Choosing a keyboard for gaming and typing


For those with the money, desk space and a desire for mechanical keyboards, it would make sense to get seperate keyboards for gaming and regular typing. For the rest of us, we have to compromise on a keyboard that will give us solid performance in both.

Why switched keyboards are awesome

Firstly, I’m not a gamer in anything but the Siracusian “I play some casual games, therefore I’m a gamer” definition. I don’t need a keyboard that allows me to rapidly hit the same key multiple times, or do any complex combinations. I don’t play FPS games, and I don’t use Emacs (oh, snap)!

To understand what’s best for gamers and Emacs users who require this, you need to know the steps involved in typing something:

  1. You press a key

  2. As you move the key down, the computer registers the key was pressed. This is the actuation point.

  3. If you keep moving down till the key can’t travel further, you’ve bottomed out the key.

  4. As you lift your finger back up, the key should snap back up as quickly as possible, ready for the next keystroke.

If you’ve only used cheap keyboards, steps 2 and 3 may seem the same. In which case, you’re in for a surprise :).

Membrane keyboards and most laptop scissor keyboards require you press keys all the way down for the keystroke to be registered, and have a greater delay between when a key is pressed and when it returns back up. Good quality, mechanical keyboards will register the keystroke even if you’ve only pressed the key someway down.

Why is this important? For gamers, it allows for more rapid keystrokes by reducing the distance. It also greatly reduces strain compared to bottoming out keys, as the springs absorb the impact of your keystrokes instead of your fingers.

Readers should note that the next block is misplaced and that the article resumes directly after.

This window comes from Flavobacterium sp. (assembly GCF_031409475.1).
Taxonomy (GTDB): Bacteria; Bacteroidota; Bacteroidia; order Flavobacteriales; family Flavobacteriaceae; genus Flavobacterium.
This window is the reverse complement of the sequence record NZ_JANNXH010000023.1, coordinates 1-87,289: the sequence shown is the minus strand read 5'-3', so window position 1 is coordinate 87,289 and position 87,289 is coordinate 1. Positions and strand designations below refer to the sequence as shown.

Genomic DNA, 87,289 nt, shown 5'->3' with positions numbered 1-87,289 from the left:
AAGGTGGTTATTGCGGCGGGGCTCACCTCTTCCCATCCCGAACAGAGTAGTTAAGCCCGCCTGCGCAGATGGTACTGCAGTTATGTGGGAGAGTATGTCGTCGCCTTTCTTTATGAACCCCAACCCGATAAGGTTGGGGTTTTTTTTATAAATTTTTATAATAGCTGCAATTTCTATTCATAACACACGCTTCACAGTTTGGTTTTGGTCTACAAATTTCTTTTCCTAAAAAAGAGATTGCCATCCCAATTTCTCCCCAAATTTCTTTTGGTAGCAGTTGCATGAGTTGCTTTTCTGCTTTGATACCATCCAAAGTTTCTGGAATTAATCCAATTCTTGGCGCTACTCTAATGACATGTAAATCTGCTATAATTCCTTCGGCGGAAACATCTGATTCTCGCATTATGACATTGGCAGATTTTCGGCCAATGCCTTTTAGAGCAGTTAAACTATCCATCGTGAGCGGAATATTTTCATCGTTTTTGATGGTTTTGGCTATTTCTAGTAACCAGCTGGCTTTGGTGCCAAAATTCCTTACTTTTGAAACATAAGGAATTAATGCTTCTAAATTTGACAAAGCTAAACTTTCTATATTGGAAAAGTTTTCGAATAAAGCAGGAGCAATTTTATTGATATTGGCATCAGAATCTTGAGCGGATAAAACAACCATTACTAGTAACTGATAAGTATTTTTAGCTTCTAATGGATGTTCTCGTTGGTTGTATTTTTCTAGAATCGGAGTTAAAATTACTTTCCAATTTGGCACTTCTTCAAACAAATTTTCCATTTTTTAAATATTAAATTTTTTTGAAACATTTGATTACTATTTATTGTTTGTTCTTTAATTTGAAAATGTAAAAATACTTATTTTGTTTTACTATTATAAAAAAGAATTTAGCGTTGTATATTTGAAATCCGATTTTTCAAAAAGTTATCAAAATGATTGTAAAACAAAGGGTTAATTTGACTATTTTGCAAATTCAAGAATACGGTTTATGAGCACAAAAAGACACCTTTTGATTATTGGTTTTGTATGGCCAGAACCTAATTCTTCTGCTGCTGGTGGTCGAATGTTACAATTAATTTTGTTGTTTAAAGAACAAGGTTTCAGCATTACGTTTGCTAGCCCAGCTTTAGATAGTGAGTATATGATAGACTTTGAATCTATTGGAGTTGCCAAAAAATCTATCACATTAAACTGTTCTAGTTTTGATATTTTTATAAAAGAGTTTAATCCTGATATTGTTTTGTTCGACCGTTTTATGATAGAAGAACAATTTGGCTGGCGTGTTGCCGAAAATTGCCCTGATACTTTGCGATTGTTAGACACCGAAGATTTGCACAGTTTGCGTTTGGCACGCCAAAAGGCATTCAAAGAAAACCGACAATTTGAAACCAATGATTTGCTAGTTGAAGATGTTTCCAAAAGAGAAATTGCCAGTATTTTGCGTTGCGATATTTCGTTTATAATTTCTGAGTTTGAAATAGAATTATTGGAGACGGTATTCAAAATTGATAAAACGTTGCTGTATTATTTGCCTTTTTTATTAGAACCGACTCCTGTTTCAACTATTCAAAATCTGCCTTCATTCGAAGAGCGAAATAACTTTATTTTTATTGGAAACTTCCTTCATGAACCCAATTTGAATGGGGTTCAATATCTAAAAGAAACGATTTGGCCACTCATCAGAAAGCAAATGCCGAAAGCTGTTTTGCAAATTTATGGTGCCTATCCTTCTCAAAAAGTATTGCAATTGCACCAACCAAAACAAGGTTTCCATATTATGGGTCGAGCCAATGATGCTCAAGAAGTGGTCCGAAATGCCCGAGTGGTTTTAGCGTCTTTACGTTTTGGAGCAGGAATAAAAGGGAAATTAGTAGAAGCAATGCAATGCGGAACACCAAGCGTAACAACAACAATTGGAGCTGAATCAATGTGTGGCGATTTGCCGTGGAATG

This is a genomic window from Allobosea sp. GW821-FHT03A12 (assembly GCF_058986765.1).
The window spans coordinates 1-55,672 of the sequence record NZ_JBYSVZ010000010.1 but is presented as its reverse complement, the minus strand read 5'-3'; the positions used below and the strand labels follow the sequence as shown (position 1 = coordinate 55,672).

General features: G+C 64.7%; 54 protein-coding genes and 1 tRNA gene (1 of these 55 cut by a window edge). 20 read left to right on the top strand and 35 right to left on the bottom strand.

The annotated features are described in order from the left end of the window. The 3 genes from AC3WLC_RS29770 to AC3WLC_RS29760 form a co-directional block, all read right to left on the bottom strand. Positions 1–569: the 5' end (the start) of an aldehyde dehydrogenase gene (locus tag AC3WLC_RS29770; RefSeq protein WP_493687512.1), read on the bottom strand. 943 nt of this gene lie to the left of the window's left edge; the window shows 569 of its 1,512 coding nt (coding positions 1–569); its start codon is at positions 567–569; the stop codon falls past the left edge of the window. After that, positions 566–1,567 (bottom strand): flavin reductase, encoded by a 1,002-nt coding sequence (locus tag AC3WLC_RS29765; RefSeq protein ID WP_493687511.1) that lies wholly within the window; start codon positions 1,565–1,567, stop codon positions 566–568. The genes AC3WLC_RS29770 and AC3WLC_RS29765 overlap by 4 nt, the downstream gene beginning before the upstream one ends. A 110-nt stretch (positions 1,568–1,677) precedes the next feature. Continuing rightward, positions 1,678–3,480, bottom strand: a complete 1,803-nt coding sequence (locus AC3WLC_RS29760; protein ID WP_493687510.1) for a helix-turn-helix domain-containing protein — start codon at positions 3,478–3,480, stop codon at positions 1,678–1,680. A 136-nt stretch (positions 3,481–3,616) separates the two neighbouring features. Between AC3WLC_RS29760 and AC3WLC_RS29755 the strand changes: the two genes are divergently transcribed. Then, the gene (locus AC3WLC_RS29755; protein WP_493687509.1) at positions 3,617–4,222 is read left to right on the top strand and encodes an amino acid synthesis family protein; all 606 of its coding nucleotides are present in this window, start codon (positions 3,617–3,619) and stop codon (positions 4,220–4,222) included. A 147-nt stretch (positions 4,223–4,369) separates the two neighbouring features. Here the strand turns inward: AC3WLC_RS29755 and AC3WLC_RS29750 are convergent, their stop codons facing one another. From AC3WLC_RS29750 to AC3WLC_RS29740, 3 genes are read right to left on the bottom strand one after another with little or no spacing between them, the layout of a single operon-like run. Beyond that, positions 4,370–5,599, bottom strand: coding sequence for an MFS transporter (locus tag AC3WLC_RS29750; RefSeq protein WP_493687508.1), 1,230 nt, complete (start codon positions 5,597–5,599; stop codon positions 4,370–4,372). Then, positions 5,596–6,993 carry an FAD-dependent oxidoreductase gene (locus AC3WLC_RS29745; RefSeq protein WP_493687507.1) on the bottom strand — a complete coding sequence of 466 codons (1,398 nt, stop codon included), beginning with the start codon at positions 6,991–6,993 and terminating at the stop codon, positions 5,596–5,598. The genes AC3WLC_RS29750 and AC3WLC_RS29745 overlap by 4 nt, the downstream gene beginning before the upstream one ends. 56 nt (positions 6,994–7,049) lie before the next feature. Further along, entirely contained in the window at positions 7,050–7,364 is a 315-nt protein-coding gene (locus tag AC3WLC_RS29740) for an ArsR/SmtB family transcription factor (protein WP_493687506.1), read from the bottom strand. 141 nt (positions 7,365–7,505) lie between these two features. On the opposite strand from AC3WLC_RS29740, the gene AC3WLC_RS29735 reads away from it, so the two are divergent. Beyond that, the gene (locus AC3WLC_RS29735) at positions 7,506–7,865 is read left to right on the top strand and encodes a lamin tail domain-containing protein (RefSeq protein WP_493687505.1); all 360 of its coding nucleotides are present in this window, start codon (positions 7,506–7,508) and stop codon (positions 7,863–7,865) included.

Mechanical keyboard types

There are dozens of types, but the following are the most common.

  • Buckling spring keyboards are noisy as all outdoors, but they have a loyal following. My home workhorse is a Unicomp Spacesaver, made from the same machines thht made the original IBM Model M. They feel amazing for typing, but the force required to actuate wouldn’t make them great for gaming.

  • Alps make black and white switches, for clicky and bumpy keyboards respectively. The original Apple Extended keyboard used these, and people like Gruber swear by them. Unfortunately, they’re hard to find, and I’ve read that their quality has dipped of late.

  • Topre make luxury (in feel and price) keyboards that are a strange hybrid of spring and rubber dome, which I’ve since blogged about. My aim in life is to own one, but they’re hard to recommend the budget conscious.

  • Cherry MX switches power most high end keyboards today. They come in a wide variety of styles, and are relatively affordable. For the best mix of price and feel, I’d get one.

The Cherry MX keyboard line

Which gets us to picking keyboards. Cherry MX’s come in several varieties, most commonly being Green, Blue, Brown, Black and Red. We’ll use Cherry’s excellent diagrams below to demonstrate:

  • Cherry MX Blue

    Greens and Blues are “tactile clicky”, in that you can feel and hear the actuation point. They’re perfectly suited for touch typing, but conventional wisdom says they get in the way of rapid fire keypresses for gaming.

  • Cherry MX Red

    Reds and Blacks also have actuation points before bottoming out, but they have no tactile or audible feedback when you hit that point. This is great for gaming, but less so for touch typing.

  • Cherry MX Brown

    Browns are “tactile bump”, meaning they provide a little tactile feedback, but no audible. In a way, they’re a hybrid of the Blue/Green and Red/Black.


In the end, I went with a Vortex KBT ONE Mechanical Keyboard with Cherry MX Brown switches for work, mostly for noise reasons. My Unicomp IBM Model M clone is still my favourite keyboard of all time, but I think an MX Brown would be an excellent choice for those looking for a gaming and typing keyboard, given its softer tactile bump when it reaches its actuation point.

MechKB has a very good range of MX Browns if you’re in Australia, otherwise you can still use their site to get an idea of what’s available. If you have more money to splurge, you can even build a custom one yourself with whichever key layout and colour scheme you want, including Japanese, German and bright orange!

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Ruben Schade is a technical writer and infrastructure architect in Sydney, Australia who refers to himself in the third person. Hi!

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